Crystal healers use uvarovite for treating seasonal allergies, impotence, and inflammation. Other purported abilities of this stone include boosting heart function, blood circulation, and strength.
Looking for inner peace with a feeling of connection? Uvarovite is said to help you find clarity during meditation, while not allowing feelings of loneliness to slip in.
Other purported emotional benefits include promoting emotional resilience, self-confidence, and fulfillment.
Crystals are common for opening chakras, or energy centers throughout the body tied to certain symptoms. Uvarovite is a chakra stone for the heart chakra.
If you feel unworthy of affection or struggle to adjust to change, your heart chakra may be blocked. Uvarovite balances it to bring feelings of self-love, vulnerability, and adaptability.
Uvarovite’s limitations make it unique from other gems when used in jewelry. However, grading its value comes down to similar properties: color, cut, and carat weight.
Uvarovite’s green coloring has a small range, from medium to dark green. The best specimens have a pure green hue (no undertones) of medium saturation.
Like emerald, uvarovite’s green coloring comes from the chromium in its formula. As such, it’s the only garnet to have a consistent green hue, as chromium is only an impurity in other green garnets. This also makes uvarovite the one “true” chromium garnet.
Every property of uvarovite lends well to faceted cuts, but sadly, the crystals are usually too rare or small to facet. The rare faceted pieces are usually cut in checkerboard or freeform shapes.
More often, you’ll see a uvarovite garnet cabochon cut from druzy, possibly in whimsical triangle or oval shapes. These druzy cabochons are common for creating a glimmering pendant or stunning statement uvarovite ring.
Finding gem-quality uvarovite is hard enough, but finding faceted gems larger than 0.25 carats is extremely rare. From Finland, the largest faceted uvarovites are under 0.5 cts, while the largest crystals were around 2.5 cm, or less than 1 in. Druzy plates, on the other hand, can reach near 20 cm (almost 8 in) or larger.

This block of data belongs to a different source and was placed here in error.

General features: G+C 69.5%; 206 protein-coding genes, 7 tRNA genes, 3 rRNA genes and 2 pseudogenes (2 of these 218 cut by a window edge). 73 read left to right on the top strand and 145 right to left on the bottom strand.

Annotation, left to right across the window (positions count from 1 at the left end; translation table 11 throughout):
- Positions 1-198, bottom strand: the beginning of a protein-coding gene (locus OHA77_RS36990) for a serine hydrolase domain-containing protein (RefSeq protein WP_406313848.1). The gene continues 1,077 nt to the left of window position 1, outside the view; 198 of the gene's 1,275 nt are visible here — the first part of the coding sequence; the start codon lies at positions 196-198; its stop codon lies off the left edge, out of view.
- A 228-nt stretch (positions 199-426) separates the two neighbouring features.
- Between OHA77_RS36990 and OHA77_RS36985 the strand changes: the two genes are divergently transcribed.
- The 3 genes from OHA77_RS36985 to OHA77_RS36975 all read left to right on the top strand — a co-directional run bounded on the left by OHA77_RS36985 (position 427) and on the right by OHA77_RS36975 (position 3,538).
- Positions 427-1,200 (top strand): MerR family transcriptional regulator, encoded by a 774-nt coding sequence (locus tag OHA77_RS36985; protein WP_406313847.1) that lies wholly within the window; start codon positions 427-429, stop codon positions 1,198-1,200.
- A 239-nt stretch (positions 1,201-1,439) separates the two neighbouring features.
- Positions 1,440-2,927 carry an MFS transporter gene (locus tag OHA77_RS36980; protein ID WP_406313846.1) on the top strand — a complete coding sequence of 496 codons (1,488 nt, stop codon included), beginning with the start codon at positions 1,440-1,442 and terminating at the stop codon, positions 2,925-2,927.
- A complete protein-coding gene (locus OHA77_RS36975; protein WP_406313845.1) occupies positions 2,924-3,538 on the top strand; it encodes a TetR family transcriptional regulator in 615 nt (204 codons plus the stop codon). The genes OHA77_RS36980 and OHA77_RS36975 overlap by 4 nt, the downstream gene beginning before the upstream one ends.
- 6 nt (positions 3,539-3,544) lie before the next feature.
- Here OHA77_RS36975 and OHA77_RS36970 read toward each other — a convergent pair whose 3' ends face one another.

Speaking of raw crystals, how is uvarovite formed?
Uvarovite crystals form slowly during metamorphism, a geological process where a rock’s composition and structure (along with minerals inside) change due to conditions like pressure, heat, and sometimes new chemicals being introduced.
Metamorphism usually happens near tectonic plate boundaries, resulting from the plates pushing toward each other.
Unsurprisingly, uvarovite forms in metamorphic rocks like serpentinite, peridotite, schist, marble, and silica-bearing limestone. There must be chromium and calcium present for uvarovite to form.
You’ll often see uvarovite grow with chromite, a dark-colored chromium iron oxide related to spinel. In fact, much of the druzy forms on chromite.
Now, where is uvarovite found?
The most abundant sources of uvarovite are Finland and the Ural Mountains of Russia. Russia is better-known for uvarovite druzy, while Finland boasts the largest, good-quality crystals.
More major sources include:
USA (Arizona, California, New Mexico, Oregon)
Ready to browse uvarovite for sale? We’ll tell you what to expect price-wise next!
The price of uvarovite varies based on its form. First, we’ll look at the most common form available, uvarovite druzy.
Most druzy is typically $1.50-$2 per carat. Higher-quality druzy has more distinct, visible crystals and can be $0.14 up to $10.50 per carat. Lower-quality druzy has much tinier crystals, overall resembling flat moss or grass. These druzy pieces go for $0.50-$4 per carat.
Rough uvarovite specimens at wholesale are $0.20-$3 per carat.
Non-druzy uvarovite crystals are usually sold attached to a matrix, and range broadly from $0.10-$22 per carat because the matrix factors into the weight. These options are $45 to $400 each.
Druzy pendants typically fetch prices of $22-$150, with most falling around $50-$70. Rings with druzy are pricier, starting at $55 and reaching upwards of $600.
Uvarovite gemstone care can be easy, as it lacks cleavage and has moderate hardness. However, crystal druzy is often more fragile than cabochons or faceted gems, so we recommend tall protective settings for rings or pendants. Also, be careful not to knock it into anything, as you risk dislodging the crystals.
To clean uvarovite druzy, use compressed air first. You can stop there or follow up by using a soft brush to gently clean the surface.
You can clean other forms of uvarovite with lukewarm water, mild soap, and that same soft brush. Just be aware that all garnets are sensitive to high heat, so store your uvarovite in a cool place away from other gems.
Uvarovite may be one of over 20 garnet varieties out there, but there’s a reason collectors fawn over this stunning yet largely unknown gem. Its rarity, consistently rich green coloring, and unique druzy form makes it deserving of distinction.
Wearing uvarovite jewelry or decorating with some luxurious green druzy is sure to reinvigorate your spirit and attract all the prosperity you deserve.
Buy uvarovite gemstones today!
Was this article helpful?1 person found this article helpful